Former government minister Bobby Molloy dies aged 80
Tributes have been paid to Bobby Molloy, former government minister and founding member of the Progressive Democrats, who has died.
Mr Molloy was first elected to the Dail as a Fianna Fail TD for Galway West in 1965 and went on to represent the constituency until he resigned and quit politics in 2002.
Fianna Fail leader Micheal Martin said he was a man of great personal warmth with an outstanding career.
"Bobby had an outstanding and distinguished political career and proudly served the people of Galway West for many years as both a TD and minister," he said.
"Bobby was a man of great personal warmth, integrity and purpose."
Mr Martin was a cabinet minister alongside Mr Molloy in 1997 and praised his work on homelessness.
"He brought a distinct focus and energy to the issue, and the interdepartmental approach that he adopted to tackle homelessness was a particularly successful strategy in its time," he said.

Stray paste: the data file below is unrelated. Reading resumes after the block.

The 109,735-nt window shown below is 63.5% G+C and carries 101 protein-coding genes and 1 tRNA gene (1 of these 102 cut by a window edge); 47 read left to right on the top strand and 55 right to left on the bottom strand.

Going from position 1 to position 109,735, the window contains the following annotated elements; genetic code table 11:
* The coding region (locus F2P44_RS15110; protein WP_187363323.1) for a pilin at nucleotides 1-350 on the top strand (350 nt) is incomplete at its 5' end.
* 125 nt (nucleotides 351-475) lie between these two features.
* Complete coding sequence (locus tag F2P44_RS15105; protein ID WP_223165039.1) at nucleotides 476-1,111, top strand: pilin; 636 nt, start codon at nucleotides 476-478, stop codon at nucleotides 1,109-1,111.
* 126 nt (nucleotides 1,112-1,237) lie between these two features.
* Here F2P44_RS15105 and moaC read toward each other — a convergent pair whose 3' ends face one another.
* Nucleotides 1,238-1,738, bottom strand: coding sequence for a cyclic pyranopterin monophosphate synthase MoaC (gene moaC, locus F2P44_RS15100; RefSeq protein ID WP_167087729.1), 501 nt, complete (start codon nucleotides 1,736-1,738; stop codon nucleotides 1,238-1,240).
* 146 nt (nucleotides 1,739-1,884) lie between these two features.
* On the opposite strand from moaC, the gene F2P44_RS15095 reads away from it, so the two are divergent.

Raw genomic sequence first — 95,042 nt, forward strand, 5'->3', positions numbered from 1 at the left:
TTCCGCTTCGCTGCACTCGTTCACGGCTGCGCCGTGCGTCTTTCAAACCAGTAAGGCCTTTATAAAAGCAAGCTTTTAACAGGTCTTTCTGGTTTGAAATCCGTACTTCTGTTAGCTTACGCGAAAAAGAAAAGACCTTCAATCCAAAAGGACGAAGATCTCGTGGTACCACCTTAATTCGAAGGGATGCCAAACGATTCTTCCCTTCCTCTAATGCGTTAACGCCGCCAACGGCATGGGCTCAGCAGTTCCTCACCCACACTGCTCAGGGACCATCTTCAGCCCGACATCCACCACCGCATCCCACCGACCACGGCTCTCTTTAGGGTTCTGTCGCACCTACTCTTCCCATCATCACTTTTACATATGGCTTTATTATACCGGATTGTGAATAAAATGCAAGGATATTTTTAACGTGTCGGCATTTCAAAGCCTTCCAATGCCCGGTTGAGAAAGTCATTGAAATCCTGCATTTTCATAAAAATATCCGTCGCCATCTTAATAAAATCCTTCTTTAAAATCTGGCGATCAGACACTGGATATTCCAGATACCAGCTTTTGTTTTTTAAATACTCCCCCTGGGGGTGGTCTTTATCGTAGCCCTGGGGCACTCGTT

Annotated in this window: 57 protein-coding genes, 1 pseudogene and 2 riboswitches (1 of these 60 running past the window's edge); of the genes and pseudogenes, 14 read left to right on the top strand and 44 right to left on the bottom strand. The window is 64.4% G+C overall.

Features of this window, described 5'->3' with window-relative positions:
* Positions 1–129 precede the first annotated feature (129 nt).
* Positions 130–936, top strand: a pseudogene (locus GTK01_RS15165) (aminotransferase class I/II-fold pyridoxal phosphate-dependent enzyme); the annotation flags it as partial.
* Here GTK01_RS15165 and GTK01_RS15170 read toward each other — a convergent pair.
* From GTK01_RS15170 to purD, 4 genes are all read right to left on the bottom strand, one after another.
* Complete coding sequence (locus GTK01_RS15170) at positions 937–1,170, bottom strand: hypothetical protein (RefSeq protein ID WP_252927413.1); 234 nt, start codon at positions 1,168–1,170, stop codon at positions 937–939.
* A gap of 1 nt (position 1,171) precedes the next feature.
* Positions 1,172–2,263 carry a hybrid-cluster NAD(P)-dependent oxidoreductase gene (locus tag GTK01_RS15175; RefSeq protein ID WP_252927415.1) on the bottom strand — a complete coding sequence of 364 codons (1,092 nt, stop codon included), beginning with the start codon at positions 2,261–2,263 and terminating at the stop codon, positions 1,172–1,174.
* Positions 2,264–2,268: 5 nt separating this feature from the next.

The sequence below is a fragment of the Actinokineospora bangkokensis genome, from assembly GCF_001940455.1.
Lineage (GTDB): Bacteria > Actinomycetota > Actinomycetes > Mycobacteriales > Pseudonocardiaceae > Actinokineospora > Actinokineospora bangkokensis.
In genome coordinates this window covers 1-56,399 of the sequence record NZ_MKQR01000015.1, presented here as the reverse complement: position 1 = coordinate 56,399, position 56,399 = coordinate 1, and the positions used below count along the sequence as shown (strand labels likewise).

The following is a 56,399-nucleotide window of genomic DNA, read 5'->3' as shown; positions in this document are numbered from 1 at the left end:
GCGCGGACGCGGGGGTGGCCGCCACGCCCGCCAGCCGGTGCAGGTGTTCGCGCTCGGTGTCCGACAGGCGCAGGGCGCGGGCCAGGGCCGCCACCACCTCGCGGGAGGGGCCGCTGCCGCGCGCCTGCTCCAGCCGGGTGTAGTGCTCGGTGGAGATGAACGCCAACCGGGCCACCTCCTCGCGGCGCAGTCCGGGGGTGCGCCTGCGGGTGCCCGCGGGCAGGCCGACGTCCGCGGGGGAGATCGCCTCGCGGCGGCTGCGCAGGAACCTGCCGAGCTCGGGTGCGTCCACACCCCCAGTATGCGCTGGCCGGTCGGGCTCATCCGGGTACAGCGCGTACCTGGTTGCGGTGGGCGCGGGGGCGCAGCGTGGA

Mr Molloy was 80.
He left Fianna Fail for the newly-created Progressive Democrats in 1986 in what he described as the toughest decision of his life.
His 37-year political career ended on a low when he wrote a letter to the then justice minister on behalf of the sister of a rapist to inquire if the convicted abuser had to be in jail prior to sentencing and pending an appeal.
Mr Molloy quickly resigned his ministerial position and quit politics, stating the letter was "nothing sinister or dishonest" but that it was a "human error of judgement".
Taoiseach Enda Kenny said: " Bobby gave a long and dedicated service in many ministries and he was always a tireless campaigner for his native Galway.
"I got to know Bobby well during his time in the Dail and I extend my deepest sympathy to his wife Phyllis and to their family."
Mr Molloy is survived by his widow, his sons Donnacha and Dara and his daughters Saoirse and Sorcha.
President Michael D Higgins, who represented Galway West with Mr Molloy, said his Dail colleague made a huge contribution to Irish public life.
"Throughout his career, he gave excellent service over several decades and his name is recalled with great affection throughout the constituency," he said.
"His life in politics began before mine, and on every platform he served he delivered his contribution, which was always well informed, with great distinction.
"A close friend of Desmond O'Malley, he was one of the founding members of the Progressive Democrats. He earned the respect of both his supporters and opponents because of the integrity with which he held his views."